Posted by: Neil on Friday, 30 November 2012 at 5:57pm GMT

The difference is that Methodist ministers don't find their orders cast into question by other members of the Methodist church, and Anglo-Catholic priests are entirely recognised as priests by other Anglicans. It doesn't matter to me in the slightest that the Roman Catholic church would not recognise my orders, (any more than they would recognise the orders of a male C of E priest,) but it does matter, personally and professionally, that my orders should be recognised as valid across the board within my own Church. Canon A4 was written for a reason - it is unworkable in the long term if priestly orders are not recognised in the same way across the same church. It is akin to having women police officers who only have powers of arrest if the criminal concerned considers them to be proper police officers. Canon A4 provides an objective measure of whether or not someone is a priest - that they have been ordained in a valid ordination service. It was a position which, if memory serves me right, the C of E came to after the chaos and bloodshed of the Reformation and it seems to me to be a wise position.
We might like or not like, agree or not agree with a particular priest. We might choose to go to their church or not. But if we call into question whether they are ordained or not on the basis of whether we personally think they ought to be priests, we might as well not bother with ordination at all - it will simply become a subjective matter something which is in the mind of the beholder - and that will destroy priesthood completely in the end, leading to splits and more splits as people get ever more picky about what they consider to be the correct doctrine or practice a "proper" priest should follow.

Posted by: Anne on Friday, 30 November 2012 at 7:58pm GMT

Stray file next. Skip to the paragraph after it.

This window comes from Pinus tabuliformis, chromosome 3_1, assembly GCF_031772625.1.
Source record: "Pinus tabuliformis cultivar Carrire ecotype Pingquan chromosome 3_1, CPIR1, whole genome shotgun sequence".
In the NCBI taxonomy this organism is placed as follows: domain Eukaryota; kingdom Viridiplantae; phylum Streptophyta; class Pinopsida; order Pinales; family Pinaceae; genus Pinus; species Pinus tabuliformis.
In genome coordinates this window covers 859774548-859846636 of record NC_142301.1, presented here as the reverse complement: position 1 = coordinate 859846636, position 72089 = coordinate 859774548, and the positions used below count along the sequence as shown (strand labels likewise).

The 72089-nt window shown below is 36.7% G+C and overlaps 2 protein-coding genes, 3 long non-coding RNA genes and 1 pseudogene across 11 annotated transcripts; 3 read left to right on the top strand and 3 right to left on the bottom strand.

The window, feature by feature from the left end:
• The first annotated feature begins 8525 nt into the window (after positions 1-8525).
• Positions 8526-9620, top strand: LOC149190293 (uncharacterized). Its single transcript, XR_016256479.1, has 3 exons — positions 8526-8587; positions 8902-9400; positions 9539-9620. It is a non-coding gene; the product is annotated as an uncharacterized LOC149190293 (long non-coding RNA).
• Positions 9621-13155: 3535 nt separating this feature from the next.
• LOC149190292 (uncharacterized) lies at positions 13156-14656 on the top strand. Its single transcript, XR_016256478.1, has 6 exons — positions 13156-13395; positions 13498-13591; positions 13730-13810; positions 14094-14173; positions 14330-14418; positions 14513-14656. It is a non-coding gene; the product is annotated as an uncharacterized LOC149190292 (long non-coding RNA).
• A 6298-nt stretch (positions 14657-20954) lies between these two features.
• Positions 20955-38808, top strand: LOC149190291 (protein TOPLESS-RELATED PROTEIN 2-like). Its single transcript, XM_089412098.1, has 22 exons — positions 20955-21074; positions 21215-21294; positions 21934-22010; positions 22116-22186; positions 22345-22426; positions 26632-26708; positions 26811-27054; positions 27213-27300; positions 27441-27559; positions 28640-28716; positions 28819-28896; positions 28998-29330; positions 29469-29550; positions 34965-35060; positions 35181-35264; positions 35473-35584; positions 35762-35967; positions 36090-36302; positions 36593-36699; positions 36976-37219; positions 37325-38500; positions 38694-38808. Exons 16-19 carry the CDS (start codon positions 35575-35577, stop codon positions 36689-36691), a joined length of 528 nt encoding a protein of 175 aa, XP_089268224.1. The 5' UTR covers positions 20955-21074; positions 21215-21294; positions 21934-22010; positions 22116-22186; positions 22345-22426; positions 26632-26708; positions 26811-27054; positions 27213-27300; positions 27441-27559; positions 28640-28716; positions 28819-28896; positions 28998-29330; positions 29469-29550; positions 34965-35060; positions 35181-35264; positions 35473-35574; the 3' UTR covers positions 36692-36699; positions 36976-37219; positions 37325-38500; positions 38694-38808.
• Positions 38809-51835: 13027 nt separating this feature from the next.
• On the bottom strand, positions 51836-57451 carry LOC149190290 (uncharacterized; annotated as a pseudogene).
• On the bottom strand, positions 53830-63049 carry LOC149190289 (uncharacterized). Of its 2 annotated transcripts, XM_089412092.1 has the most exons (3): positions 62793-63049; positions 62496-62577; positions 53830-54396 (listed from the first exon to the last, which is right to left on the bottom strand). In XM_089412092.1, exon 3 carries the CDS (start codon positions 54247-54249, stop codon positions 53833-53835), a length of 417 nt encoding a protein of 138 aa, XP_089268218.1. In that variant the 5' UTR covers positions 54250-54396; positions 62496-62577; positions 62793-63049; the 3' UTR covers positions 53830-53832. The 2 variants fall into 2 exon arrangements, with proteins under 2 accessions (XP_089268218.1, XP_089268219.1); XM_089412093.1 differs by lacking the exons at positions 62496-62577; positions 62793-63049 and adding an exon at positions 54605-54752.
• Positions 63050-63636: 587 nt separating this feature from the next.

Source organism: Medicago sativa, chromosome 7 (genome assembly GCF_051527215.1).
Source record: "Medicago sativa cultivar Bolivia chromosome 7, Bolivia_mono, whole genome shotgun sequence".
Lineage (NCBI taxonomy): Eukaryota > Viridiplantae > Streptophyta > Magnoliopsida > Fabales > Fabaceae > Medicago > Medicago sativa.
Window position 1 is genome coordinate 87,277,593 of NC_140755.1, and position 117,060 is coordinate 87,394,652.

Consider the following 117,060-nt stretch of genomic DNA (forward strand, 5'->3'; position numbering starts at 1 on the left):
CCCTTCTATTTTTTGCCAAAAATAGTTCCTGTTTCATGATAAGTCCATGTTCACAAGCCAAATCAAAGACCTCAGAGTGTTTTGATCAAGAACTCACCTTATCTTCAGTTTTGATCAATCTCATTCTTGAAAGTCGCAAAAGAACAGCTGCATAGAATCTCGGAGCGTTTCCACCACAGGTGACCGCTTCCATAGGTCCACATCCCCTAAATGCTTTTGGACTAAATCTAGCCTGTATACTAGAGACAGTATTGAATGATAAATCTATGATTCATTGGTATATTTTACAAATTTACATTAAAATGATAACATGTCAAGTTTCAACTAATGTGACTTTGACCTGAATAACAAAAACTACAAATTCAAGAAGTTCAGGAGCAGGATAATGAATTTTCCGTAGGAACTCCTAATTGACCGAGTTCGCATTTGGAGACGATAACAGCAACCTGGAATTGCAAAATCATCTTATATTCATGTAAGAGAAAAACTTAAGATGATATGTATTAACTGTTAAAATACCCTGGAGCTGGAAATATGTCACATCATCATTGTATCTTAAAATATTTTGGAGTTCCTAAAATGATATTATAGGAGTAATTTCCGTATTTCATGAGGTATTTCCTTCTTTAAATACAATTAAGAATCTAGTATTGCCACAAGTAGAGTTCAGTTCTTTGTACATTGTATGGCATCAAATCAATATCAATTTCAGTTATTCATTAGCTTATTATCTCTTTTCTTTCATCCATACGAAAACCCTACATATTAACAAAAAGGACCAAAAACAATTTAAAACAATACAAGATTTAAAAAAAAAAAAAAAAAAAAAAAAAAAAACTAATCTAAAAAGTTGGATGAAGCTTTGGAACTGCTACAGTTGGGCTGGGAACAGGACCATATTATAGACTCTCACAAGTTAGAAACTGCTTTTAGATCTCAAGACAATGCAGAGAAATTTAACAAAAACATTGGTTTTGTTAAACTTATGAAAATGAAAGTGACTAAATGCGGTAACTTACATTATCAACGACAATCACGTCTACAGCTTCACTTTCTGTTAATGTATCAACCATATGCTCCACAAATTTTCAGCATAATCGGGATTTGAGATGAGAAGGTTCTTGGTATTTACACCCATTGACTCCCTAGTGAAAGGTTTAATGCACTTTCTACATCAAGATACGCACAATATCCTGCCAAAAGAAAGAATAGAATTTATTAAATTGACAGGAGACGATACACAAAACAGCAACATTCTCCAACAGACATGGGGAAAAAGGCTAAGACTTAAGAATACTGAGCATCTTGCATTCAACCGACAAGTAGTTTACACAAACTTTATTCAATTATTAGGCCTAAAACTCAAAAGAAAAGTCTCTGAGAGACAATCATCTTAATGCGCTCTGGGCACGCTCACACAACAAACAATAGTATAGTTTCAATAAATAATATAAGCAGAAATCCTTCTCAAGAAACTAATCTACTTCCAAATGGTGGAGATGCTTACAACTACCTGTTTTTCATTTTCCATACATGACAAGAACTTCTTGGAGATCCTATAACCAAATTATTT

Thanks Colin Coward for responding to my comment. Two more observations on my part.

Having grown up in English Anglican Evangelical circles, I still value my roots and see so much good there. I do not regard them as insular nor separated from the mainstreams of life. However I do believe that the mainstream of English life has moved considerably. On my now rare visits I find a secular society that is aggressively anti religion. Sadly too I find in many cases a church that has accommodated itself comfortably with first modernism and then increasingly post-modernism. Meanwhile the more evangelical Anglicans have increasingly stood out in their quest for biblical holiness as a part of being Kingdom of God people. To use the title of a once favorite book - it is to be a stranger in a strange land.
This question of the counter cultural role for the Christian in a post Christian culture is a deep one with many facets. I would highlight the fundamental issue here as one of not letting the tail wag the dog. The Church MUST follow God and not be dictated to by society. In that faithfulness there is these days a much more visible gap between Church and society, especially where evangelical Christians are concerned.

My second observation - somewhat prompted by the scatalogical piece by Giles Fraser is that it is easy to pillory Evangelical Anglicans and in this case too the traditional Anglo Catholic ones. They are however a minority in the C of E who have had a valued place. Their role will either be preserved by making good on the promises made when women were to be ordained to the priesthood - of they will be forced out as TEC did with the comparable groups in the USA. Sadly both Giles Fraser's article and the reneging on solemn promises made in the early nineties do anything to engender trust. Your use of the expression "these people" rang all the wrong bells.